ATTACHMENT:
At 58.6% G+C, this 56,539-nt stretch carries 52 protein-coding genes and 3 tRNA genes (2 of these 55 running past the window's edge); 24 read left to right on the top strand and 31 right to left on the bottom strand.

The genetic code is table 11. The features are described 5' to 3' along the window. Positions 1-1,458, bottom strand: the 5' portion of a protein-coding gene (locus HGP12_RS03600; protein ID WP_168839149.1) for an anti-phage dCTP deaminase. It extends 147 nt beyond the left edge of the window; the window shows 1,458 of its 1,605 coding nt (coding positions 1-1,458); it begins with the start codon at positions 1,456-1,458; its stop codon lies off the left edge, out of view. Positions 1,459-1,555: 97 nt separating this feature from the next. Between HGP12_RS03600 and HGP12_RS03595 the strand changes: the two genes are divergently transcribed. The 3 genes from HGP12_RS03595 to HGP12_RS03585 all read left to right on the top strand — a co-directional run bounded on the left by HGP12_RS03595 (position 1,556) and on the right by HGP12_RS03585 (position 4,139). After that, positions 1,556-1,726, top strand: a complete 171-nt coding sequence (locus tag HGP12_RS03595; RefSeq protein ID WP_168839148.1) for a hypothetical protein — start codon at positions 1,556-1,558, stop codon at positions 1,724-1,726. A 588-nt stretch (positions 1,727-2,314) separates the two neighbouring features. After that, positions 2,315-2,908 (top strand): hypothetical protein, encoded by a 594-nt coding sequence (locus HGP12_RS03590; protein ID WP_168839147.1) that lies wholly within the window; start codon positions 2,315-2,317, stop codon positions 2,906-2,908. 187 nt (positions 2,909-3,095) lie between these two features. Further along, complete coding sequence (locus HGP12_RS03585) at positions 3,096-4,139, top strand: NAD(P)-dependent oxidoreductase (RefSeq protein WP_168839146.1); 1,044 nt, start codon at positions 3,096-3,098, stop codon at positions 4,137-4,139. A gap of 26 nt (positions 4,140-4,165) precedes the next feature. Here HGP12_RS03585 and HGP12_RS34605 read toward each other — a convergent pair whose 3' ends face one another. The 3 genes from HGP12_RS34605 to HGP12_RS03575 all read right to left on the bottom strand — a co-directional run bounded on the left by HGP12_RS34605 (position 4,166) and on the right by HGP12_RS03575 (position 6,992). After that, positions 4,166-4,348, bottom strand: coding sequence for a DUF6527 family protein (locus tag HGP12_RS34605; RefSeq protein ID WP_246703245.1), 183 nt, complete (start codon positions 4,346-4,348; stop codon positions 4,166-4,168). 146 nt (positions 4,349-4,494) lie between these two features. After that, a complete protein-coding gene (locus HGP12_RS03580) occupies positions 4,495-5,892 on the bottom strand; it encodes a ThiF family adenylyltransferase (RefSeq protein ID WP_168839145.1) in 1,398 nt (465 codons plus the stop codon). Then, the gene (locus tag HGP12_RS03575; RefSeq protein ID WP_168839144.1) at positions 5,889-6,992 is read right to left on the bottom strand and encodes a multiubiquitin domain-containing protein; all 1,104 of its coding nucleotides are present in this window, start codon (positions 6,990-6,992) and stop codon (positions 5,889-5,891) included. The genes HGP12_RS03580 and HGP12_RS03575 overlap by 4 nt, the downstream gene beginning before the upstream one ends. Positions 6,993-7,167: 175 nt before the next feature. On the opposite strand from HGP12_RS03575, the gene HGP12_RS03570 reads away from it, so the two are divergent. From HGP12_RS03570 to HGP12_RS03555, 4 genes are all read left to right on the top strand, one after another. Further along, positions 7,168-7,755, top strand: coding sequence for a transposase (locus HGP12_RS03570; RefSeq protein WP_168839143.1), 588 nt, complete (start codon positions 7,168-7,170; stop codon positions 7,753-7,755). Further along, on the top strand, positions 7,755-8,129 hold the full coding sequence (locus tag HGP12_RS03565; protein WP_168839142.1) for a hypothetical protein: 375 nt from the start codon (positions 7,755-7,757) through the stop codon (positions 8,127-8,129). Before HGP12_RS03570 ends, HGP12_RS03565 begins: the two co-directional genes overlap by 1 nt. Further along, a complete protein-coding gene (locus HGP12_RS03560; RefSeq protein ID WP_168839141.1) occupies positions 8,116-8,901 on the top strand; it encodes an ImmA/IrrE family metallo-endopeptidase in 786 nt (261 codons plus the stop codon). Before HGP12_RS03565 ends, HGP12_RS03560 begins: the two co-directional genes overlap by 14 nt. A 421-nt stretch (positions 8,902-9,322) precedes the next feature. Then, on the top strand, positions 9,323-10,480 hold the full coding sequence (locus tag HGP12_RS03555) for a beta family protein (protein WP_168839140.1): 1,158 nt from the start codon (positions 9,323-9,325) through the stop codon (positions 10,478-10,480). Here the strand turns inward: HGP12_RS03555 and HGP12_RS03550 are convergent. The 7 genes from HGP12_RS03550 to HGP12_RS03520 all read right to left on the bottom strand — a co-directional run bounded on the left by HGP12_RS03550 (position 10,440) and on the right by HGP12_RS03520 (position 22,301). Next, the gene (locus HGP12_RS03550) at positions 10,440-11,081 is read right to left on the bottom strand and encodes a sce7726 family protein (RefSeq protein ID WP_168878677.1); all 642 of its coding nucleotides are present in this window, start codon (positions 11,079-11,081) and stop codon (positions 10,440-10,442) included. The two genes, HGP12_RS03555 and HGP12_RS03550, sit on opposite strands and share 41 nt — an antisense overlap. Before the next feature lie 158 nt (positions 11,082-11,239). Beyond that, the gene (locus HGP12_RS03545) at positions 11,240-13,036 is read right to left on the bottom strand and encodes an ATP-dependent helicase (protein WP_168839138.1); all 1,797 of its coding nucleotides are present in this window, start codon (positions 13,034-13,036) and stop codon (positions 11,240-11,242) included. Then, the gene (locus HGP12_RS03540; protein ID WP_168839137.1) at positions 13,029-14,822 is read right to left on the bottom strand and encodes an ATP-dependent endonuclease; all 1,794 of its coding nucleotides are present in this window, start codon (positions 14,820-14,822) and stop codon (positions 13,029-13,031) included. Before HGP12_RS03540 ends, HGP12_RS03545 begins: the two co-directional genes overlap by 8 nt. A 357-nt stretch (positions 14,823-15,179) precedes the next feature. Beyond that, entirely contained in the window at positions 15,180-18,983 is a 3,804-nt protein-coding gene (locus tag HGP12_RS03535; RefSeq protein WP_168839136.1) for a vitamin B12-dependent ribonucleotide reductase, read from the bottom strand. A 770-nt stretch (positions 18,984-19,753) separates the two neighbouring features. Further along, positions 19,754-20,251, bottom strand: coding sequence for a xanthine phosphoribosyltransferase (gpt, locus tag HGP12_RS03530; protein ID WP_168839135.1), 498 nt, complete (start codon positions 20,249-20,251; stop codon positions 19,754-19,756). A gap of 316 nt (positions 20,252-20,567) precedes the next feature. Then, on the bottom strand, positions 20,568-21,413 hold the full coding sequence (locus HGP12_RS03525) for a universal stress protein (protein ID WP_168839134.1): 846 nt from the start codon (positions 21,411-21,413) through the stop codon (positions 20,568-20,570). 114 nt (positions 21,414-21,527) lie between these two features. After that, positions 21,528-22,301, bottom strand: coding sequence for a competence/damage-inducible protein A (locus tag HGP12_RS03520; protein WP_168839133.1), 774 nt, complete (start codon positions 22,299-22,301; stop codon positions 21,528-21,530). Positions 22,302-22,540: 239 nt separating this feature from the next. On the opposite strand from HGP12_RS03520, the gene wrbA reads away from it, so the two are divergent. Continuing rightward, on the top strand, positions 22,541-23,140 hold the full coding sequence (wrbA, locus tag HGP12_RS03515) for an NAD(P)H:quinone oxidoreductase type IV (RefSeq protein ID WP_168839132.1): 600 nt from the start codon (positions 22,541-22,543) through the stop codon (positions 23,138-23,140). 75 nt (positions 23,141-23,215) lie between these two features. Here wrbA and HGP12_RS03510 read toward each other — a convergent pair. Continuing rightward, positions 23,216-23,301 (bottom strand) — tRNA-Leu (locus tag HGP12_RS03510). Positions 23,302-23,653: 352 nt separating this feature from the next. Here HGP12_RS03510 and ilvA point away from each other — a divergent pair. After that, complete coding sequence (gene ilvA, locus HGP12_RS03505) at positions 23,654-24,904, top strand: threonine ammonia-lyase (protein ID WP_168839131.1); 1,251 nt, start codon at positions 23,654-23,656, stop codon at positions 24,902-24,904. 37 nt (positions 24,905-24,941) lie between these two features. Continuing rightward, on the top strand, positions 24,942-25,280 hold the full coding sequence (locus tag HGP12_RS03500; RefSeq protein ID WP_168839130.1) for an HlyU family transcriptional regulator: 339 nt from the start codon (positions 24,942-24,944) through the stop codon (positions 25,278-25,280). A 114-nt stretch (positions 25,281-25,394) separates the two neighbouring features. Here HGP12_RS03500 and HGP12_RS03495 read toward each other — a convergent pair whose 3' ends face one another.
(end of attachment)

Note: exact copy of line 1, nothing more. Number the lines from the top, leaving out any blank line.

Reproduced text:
At 58.6% G+C, this 56,539-nt stretch carries 52 protein-coding genes and 3 tRNA genes (2 of these 55 running past the window's edge); 24 read left to right on the top strand and 31 right to left on the bottom strand.